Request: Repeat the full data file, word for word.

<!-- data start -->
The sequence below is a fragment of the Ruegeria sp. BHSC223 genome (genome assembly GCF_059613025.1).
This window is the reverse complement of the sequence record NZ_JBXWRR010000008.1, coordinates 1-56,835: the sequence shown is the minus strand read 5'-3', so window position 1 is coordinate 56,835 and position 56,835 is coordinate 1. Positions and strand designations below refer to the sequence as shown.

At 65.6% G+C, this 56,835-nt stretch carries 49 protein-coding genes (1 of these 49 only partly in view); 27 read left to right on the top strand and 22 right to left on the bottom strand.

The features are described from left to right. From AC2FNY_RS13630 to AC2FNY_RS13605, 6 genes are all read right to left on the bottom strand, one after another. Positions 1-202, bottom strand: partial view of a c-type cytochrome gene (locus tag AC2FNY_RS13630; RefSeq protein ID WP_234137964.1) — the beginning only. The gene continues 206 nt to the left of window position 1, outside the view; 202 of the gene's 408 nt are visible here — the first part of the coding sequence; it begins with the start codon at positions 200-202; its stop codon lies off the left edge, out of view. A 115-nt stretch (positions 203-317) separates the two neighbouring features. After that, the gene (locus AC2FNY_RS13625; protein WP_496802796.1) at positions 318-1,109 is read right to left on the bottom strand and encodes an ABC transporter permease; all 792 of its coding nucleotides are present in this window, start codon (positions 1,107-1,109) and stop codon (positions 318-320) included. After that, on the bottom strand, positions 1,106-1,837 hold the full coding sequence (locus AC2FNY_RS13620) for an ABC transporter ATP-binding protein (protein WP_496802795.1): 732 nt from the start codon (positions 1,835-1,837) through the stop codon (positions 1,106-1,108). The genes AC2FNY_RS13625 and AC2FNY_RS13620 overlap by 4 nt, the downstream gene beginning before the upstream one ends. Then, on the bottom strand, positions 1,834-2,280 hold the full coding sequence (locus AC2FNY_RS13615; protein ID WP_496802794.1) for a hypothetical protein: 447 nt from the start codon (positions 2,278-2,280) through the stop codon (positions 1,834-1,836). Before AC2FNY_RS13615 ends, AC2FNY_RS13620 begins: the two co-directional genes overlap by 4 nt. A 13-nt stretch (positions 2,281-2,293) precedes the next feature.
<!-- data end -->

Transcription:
The sequence below is a fragment of the Ruegeria sp. BHSC223 genome (genome assembly GCF_059613025.1).
This window is the reverse complement of the sequence record NZ_JBXWRR010000008.1, coordinates 1-56,835: the sequence shown is the minus strand read 5'-3', so window position 1 is coordinate 56,835 and position 56,835 is coordinate 1. Positions and strand designations below refer to the sequence as shown.

At 65.6% G+C, this 56,835-nt stretch carries 49 protein-coding genes (1 of these 49 only partly in view); 27 read left to right on the top strand and 22 right to left on the bottom strand.

The features are described from left to right. From AC2FNY_RS13630 to AC2FNY_RS13605, 6 genes are all read right to left on the bottom strand, one after another. Positions 1-202, bottom strand: partial view of a c-type cytochrome gene (locus tag AC2FNY_RS13630; RefSeq protein ID WP_234137964.1) — the beginning only. The gene continues 206 nt to the left of window position 1, outside the view; 202 of the gene's 408 nt are visible here — the first part of the coding sequence; it begins with the start codon at positions 200-202; its stop codon lies off the left edge, out of view. A 115-nt stretch (positions 203-317) separates the two neighbouring features. After that, the gene (locus AC2FNY_RS13625; protein WP_496802796.1) at positions 318-1,109 is read right to left on the bottom strand and encodes an ABC transporter permease; all 792 of its coding nucleotides are present in this window, start codon (positions 1,107-1,109) and stop codon (positions 318-320) included. After that, on the bottom strand, positions 1,106-1,837 hold the full coding sequence (locus AC2FNY_RS13620) for an ABC transporter ATP-binding protein (protein WP_496802795.1): 732 nt from the start codon (positions 1,835-1,837) through the stop codon (positions 1,106-1,108). The genes AC2FNY_RS13625 and AC2FNY_RS13620 overlap by 4 nt, the downstream gene beginning before the upstream one ends. Then, on the bottom strand, positions 1,834-2,280 hold the full coding sequence (locus AC2FNY_RS13615; protein ID WP_496802794.1) for a hypothetical protein: 447 nt from the start codon (positions 2,278-2,280) through the stop codon (positions 1,834-1,836). Before AC2FNY_RS13615 ends, AC2FNY_RS13620 begins: the two co-directional genes overlap by 4 nt. A 13-nt stretch (positions 2,281-2,293) precedes the next feature.